There was only one thing more shocking than Michael Schumacher’s move on Rubens Barrichello in the closing stages of the Hungarian Grand Prix.
It was the announcement a few hours later that he was being punished for it.
Previously it seemed drivers could do what they liked to defend position. Yesterday’s decision will hopefully set a new precedent for a better standard of driving in motor racing.
Time and again we have seen drivers make questionable defensive moves that have gone unpunished. It would be wrong to say Schumacher invented such driving, but many of the most shocking examples bear his name.
Yesterday’s attempt to intimidate Rubens Barrichello was straight out of the Schumacher playbook. He did much the same to Mika Hakkinen at Spa ten years ago, only on that occasion the track was bordered by grass and not a solid wall.
He dished out the same to his brother the following year and did it again to Fernando Alonso at Silverstone in 2003. The stewards turned a blind eye every time.
It’s scarcely surprising that drivers who wanted to beat Schumacher chose to do so by adopting his tactics. After all, it was clear the stewards weren’t going to stop them.
But we’ve rarely seen other drivers be quite as uncompromising at high speed as Schumacher. Remember how Mark Webber defended his position from Felipe Massa at Fuji two years ago:
Robust stuff and, like Schumacher on Sunday, Webber continued to move towards Massa even as the Ferrari drew alongside. The difference was that as Massa had already cleared the end of the pit lane he was not pinned up again a barrier as Webber leaned on him.
Schumacher said today he accepts the stewards’ decision. They have set a potentially significant precedent by punishing him, one that could force him and other drivers to be more restrained in similar situations in the future.
This is good news for two reasons. It’s clearly better from the point of view of safety. The crash in the Superleague Formula race at Brands Hatch this weekend showed the violent accidents that can happen when drivers veer towards each other during overtaking moves:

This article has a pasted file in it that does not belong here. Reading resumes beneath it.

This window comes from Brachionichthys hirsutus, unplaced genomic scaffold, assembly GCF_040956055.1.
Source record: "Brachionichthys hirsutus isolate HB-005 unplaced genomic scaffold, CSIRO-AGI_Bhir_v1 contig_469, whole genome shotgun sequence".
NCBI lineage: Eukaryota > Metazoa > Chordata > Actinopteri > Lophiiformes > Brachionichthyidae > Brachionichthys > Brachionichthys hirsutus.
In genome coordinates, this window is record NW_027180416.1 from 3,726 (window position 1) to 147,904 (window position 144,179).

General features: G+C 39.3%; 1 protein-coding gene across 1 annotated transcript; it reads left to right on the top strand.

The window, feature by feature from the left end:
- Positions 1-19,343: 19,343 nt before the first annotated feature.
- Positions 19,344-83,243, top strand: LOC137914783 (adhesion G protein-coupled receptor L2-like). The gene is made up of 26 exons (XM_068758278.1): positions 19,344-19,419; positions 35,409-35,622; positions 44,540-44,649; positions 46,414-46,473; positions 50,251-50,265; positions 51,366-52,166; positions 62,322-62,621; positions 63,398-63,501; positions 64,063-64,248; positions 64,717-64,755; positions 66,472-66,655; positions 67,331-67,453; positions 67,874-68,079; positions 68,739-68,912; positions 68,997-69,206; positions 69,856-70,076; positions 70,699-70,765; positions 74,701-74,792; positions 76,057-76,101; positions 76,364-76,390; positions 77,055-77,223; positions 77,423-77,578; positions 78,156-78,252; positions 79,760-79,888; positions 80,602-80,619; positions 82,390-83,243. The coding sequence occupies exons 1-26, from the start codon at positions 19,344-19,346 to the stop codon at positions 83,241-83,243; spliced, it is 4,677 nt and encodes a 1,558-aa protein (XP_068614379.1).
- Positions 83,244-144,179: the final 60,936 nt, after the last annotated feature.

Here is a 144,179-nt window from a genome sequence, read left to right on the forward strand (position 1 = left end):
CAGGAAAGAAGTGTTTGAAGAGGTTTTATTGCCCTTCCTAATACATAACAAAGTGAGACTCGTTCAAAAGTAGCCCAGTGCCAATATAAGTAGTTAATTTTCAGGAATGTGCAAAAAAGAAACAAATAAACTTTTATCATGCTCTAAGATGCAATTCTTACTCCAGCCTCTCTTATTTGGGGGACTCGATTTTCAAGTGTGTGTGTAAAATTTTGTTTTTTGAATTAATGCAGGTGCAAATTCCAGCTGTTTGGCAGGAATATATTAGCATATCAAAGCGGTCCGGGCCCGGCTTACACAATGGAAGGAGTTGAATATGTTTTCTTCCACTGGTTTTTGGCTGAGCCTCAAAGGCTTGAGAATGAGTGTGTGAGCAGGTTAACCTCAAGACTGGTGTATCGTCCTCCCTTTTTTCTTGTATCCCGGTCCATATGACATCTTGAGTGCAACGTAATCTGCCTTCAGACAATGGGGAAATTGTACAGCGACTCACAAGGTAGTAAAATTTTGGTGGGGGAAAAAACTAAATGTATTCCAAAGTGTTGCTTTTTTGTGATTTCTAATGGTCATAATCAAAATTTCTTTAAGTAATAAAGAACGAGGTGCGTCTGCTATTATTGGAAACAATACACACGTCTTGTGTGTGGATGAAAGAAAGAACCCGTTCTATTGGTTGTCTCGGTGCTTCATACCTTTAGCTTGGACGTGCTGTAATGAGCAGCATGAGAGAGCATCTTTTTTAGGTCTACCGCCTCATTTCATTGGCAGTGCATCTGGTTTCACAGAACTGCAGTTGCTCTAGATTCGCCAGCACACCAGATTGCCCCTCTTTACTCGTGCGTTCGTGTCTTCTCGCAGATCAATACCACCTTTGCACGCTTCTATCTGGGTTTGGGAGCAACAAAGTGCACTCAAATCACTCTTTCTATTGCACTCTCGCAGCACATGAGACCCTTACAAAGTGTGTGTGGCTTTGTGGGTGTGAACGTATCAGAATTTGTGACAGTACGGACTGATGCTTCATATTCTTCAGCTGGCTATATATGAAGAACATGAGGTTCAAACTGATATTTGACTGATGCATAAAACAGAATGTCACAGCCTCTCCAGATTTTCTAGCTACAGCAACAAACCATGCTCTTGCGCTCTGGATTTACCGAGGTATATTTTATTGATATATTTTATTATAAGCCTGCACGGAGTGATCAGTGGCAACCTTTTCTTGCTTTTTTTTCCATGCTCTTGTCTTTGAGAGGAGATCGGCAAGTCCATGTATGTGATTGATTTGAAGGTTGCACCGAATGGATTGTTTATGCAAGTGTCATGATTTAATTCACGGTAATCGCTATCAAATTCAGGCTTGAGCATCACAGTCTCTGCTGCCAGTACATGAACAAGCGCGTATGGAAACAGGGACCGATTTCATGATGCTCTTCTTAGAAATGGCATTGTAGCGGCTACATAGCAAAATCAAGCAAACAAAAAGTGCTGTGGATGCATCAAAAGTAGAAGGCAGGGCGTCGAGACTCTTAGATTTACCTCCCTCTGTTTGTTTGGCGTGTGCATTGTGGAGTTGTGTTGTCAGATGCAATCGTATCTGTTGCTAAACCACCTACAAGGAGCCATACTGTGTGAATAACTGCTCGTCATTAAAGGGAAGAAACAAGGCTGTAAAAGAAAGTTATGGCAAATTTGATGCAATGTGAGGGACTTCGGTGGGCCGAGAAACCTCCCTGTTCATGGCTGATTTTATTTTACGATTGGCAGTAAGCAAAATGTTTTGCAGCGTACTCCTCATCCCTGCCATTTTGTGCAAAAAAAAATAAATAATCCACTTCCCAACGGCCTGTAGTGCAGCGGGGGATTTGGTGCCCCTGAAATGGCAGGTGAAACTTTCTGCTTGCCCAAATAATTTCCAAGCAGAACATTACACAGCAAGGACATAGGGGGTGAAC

Driver Chris van der Drift, who was sent skywards by Julien Jousse, suffered a broken ankle and other minor injuries.
Clamping down on this sort of driving may also help encourage overtaking, as defending drivers know they mustn’t go too far in their efforts to keep an attacking driver behind.
The stewards – bolstered this year by the long-overdue inclusion of former racing drivers – deserve applause for taking a stand against reckless and dangerous driving such as this.
But the policing of driving standards in Formula 1 remains unsatisfactory, largely because so little of it is spelled out in the regulations. Schumacher was punished for “illegitimately preventing a legitimate overtaking manoeuvre”. But there are many questionable things drivers may do to keep rivals behind which are not considered “illegitimate”.
For example, pushing a rival clean off the track is allowed. We saw that when Robert Kubica did it to Fernando Alonso at Silverstone this year, and when Kimi R?â?ñikk?â?Ânen did to Lewis Hamilton at Spa two years ago, to name just two particularly memorable examples.
And the rules about respecting the track’s limits make no sense at all, based on recent precedents.
Drivers may gain an advantage by going off the track on the outside of a corner (as Schumacher did at the start last weekend and as R?â?ñikk?â?Ânen did at Spa last year) and they may cut corners when a rival is trying to overtake them to keep position (Schumacher defending in Canada this year).
But they may not gain a position by going off the track on the inside of the corner (Alonso at Silverstone this year) nor if both cars go off the track (Webber and Alonso at Singapore last year).
These are clear double standards. Either a driver is allowed to go off the track and gain an advantage or he isn’t. It shouldn’t matter whether they’re on the inside or outside of a corner.
There have been some improvements in the quality of stewarding this year, particularly as we have seen fewer penalties for minor infractions – a welcome relief after the excessively punishment-prone stewarding in recent years.
And I was impressed that the stewards intervened over Schumacher’s driving this weekend as it’s the sort of dangerous move they’ve turned a blind eye to too often in the past.
But a re-thinking of the rules of engagement is still needed to make racing fair between the drivers and clear for the fans to understand.
2010 Hungarian Grand Prix
- Technical review: German and Hungarian Grands Prix
- From the stands: Nikolai Vogler watches two races in one week
- Ecclestone asks Hungarian President “Was your crown made in China?”
- Michael defends Barrichello strategy
- How F1 can make pit stops safer
- 2010 Hungarian Grand Prix – the complete F1 Fanatic race weekend review
- A move too far: Schumacher forces stewards to take a stand
- Who was the best driver of the Hungarian Grand Prix weekend?
- Red Bull mark 100th F1 start with win (Hungarian Grand Prix facts and stats)
- Red Bull fly to victory but FIA set to clip their wings (Red Bull race review)
Image (C) Mercedes